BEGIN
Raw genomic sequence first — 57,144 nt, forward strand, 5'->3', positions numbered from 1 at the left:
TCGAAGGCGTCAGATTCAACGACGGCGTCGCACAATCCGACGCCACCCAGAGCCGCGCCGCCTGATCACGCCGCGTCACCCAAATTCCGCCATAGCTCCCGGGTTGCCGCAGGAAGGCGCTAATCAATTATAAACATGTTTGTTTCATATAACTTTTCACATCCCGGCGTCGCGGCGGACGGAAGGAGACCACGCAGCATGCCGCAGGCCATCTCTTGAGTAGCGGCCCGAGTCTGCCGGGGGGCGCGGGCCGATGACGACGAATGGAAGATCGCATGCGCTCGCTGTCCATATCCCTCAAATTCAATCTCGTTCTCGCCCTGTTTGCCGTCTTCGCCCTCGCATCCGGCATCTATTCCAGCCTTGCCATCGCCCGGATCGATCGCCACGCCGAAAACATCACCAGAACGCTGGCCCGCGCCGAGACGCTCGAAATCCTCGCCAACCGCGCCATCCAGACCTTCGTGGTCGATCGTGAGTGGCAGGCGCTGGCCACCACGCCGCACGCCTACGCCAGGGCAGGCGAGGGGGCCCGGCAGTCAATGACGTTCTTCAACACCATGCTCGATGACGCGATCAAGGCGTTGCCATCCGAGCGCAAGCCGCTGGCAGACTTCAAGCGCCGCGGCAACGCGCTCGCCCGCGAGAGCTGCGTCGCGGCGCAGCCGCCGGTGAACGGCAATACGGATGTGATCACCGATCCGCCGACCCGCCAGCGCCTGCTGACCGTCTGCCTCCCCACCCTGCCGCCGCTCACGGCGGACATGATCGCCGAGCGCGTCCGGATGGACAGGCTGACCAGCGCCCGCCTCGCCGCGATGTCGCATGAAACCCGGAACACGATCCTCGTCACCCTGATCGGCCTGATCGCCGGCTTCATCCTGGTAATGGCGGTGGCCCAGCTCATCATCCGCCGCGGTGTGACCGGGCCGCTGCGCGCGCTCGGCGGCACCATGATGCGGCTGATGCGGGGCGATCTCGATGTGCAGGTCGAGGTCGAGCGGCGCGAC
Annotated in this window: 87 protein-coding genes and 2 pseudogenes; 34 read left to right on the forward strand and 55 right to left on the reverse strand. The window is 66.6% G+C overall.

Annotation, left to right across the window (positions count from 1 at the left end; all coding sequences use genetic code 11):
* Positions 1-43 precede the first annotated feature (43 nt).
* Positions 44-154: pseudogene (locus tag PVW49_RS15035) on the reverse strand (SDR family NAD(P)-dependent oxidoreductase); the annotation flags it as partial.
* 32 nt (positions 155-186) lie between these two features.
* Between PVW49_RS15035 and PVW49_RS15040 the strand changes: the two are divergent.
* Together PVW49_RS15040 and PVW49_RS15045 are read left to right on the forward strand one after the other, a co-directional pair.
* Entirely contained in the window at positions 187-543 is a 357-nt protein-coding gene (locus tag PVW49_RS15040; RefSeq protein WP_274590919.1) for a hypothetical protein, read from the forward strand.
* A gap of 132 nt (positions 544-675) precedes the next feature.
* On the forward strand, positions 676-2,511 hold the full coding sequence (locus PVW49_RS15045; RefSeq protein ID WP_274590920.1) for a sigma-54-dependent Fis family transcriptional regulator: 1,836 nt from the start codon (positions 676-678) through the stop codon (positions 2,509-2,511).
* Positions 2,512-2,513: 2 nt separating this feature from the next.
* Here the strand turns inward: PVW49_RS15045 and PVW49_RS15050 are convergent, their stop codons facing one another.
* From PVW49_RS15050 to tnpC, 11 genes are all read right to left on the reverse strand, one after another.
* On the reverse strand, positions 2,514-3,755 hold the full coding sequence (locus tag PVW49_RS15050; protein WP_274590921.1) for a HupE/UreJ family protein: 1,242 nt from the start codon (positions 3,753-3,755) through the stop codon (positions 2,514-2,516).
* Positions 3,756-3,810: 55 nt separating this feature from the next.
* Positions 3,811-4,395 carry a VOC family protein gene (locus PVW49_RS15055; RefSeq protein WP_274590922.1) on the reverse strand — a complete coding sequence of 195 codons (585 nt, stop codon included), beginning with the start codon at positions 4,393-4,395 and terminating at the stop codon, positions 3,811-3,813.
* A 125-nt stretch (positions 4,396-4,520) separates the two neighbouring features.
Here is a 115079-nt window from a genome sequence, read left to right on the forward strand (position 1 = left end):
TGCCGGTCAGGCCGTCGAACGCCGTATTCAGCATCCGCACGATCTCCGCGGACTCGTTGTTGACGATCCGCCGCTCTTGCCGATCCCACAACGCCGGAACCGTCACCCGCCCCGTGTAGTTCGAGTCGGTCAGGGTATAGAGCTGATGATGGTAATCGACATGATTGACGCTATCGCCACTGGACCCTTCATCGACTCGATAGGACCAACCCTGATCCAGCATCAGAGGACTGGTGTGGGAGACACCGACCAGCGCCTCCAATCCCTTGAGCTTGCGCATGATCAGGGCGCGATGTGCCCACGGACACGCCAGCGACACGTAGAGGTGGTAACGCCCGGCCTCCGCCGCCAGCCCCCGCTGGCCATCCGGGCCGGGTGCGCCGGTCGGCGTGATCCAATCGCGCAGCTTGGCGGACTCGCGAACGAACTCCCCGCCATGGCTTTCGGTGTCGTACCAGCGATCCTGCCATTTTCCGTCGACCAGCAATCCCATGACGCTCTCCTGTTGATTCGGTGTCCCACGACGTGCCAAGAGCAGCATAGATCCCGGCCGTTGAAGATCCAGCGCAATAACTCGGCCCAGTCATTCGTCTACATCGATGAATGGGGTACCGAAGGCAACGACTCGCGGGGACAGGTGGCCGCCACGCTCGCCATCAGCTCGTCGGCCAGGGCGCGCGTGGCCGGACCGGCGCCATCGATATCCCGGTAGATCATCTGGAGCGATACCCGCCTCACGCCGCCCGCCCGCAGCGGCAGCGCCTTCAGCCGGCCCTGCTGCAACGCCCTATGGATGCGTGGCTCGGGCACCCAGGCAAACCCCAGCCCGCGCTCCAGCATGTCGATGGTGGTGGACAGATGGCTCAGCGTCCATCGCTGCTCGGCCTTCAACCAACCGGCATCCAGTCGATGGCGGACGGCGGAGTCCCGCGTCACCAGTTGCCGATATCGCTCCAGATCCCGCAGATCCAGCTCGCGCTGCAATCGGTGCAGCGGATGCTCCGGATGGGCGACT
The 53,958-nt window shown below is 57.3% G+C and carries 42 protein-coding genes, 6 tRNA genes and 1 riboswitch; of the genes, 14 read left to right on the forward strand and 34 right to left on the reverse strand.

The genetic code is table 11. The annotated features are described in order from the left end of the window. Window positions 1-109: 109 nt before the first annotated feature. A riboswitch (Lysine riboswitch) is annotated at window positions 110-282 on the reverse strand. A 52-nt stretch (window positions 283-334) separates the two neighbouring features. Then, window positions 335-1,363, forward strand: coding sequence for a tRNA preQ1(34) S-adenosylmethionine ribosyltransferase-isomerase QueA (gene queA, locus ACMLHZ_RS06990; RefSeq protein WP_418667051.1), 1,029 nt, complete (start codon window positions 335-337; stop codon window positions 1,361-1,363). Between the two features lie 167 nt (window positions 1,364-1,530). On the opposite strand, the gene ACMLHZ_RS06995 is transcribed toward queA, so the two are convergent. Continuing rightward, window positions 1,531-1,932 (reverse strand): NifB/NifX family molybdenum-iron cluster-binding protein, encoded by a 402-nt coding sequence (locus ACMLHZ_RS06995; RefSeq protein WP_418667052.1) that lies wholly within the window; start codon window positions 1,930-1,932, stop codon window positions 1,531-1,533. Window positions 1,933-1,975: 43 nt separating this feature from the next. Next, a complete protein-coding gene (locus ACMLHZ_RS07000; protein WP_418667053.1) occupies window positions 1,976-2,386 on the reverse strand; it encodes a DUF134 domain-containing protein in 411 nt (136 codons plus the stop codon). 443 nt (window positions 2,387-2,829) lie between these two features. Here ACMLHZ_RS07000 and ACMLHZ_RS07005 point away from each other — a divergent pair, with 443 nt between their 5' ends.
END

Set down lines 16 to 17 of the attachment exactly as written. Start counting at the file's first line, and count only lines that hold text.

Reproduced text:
* On the reverse strand, positions 2,514-3,755 hold the full coding sequence (locus tag PVW49_RS15050; protein WP_274590921.1) for a HupE/UreJ family protein: 1,242 nt from the start codon (positions 3,753-3,755) through the stop codon (positions 2,514-2,516).
* Positions 3,756-3,810: 55 nt separating this feature from the next.